After some debate, R and I decided not to camp at the entrance to Aguacero, which would have meant that we basically set up shop right on the dirt road in front of the gate, so we turned Wesley around to bump the 8 kilometers back to the main road and head in the direction of Ocozocoatla. By this time, though, it was after six, dark, and had started to rain. I couldn’t see where in carnation anything was, including the road, so when we made a wrong turn for the other campground we could have stayed, we decided to head to the nearest Pemex gas station to stay for the night. As our friend Andre said over coffee and cake in our San Felipe house, you haven’t overlanded unless you’ve slept at a Pemex. So, finally, check! And it actually turned out to be one of the quieter nights that we’ve spent in Mexico - no stupid, barking dogs - though Coconut did say that I snore.

Free camping at the Pemex kept us under budget for the day after spending nearly 700 pesos (around $45) on gas.

After a leisurely morning spent doing this and that in the Pemex parking lot, we drove through the modern city of Tuxtla Gutierrez, which proudly boasts a traffic light for each of its 540,000 residents, to get to the Canon del Sumidero so we could take a boat ride up the canyon. This pre-historic fissure in the earth has a variety of birds that may get eaten by the 240 or so crocodiles that live in the river, some towering rock formations rising out of the mist that reminded us alternatively of the cliffs of insanity or something from the Lord of the Rings, and, unfortunately, lots of floating plastic bottles. At one point, the canyon wall was 300 meters high, the water 100 meters deep, the boat was traveling at 60 kilometers an hour, and the temperature was 15 degrees Celsius. That’s a lot of numbers to add together, but it can be summed up like  this - it was really cool.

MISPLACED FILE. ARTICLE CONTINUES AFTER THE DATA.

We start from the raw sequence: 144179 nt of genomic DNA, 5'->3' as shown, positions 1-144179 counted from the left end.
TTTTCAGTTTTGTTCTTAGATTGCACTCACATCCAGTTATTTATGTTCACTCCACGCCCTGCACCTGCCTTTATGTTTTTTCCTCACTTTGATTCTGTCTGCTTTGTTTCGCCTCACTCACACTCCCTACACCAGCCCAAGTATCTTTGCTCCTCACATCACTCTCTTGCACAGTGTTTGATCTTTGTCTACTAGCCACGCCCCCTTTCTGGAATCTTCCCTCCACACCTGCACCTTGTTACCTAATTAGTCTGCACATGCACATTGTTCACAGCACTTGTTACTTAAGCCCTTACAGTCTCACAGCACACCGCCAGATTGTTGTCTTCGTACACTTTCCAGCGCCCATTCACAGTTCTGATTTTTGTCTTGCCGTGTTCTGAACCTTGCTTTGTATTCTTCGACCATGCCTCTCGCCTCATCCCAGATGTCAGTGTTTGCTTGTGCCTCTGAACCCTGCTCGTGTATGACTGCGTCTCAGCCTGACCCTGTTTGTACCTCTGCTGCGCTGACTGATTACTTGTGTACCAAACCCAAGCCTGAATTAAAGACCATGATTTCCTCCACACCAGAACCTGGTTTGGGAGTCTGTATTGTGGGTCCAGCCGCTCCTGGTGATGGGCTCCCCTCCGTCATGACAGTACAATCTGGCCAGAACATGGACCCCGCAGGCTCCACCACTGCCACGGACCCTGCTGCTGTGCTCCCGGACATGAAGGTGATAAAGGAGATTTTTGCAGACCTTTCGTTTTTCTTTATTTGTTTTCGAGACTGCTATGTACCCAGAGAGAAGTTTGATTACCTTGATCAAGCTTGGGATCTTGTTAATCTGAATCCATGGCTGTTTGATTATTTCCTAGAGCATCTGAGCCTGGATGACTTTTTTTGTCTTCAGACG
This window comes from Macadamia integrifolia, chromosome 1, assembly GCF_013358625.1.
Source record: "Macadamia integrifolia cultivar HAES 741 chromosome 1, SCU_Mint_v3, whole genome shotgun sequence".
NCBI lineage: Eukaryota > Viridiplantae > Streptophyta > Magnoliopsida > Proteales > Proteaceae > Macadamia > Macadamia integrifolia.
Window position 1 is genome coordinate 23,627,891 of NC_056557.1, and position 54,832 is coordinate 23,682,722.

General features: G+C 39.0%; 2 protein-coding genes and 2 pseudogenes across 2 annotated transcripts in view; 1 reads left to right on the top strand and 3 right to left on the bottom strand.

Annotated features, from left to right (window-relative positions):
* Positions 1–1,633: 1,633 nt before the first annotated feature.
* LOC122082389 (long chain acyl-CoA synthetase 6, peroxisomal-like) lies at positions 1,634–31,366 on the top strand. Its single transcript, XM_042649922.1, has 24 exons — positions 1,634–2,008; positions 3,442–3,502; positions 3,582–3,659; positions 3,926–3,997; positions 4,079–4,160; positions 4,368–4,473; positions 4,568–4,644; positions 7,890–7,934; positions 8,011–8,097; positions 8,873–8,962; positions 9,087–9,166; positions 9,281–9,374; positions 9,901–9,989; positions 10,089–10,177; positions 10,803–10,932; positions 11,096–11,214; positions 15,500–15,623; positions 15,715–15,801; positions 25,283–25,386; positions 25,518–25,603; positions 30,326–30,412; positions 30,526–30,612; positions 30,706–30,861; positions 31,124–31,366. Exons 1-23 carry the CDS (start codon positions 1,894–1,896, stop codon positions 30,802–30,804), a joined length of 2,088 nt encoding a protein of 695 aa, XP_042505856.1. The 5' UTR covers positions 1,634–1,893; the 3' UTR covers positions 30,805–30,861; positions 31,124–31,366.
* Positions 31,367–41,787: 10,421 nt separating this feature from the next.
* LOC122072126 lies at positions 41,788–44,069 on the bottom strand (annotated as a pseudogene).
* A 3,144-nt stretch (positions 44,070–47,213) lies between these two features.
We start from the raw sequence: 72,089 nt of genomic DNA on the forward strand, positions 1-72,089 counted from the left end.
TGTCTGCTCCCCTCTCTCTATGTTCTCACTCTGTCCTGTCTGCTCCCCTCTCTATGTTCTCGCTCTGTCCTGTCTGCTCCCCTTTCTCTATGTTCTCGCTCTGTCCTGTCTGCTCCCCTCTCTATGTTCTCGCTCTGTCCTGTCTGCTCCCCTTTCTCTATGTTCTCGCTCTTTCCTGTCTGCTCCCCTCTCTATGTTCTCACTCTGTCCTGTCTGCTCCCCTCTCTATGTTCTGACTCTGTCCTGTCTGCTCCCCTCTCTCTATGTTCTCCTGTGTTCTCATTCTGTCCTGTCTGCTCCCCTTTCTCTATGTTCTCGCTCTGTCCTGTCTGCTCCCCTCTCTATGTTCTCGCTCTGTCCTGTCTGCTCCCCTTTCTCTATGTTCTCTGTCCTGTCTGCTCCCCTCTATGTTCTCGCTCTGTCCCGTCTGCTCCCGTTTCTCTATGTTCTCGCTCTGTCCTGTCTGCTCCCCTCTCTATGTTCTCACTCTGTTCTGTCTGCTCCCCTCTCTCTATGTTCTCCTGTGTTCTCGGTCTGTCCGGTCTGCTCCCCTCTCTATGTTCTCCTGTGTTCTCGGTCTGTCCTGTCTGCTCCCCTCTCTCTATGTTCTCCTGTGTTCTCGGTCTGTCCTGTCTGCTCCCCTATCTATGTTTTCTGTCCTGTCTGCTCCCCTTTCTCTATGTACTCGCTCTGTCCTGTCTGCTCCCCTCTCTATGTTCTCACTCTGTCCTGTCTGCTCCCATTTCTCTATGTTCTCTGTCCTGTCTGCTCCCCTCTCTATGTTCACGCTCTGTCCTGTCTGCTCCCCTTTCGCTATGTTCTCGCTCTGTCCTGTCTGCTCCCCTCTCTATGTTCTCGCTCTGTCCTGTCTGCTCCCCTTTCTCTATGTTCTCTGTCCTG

The boat we were on traveled so fast that none of us could smile - except R.

If you look closely on the sunny shore, you can see a real live wild crocodile sunning it's teeth.

This cool vegetation growing on the rocks under a waterfall was called the Arbol de Navidad - the Christmas Tree.

If you look real hard, and use your imagination, you can see Jesus in the rock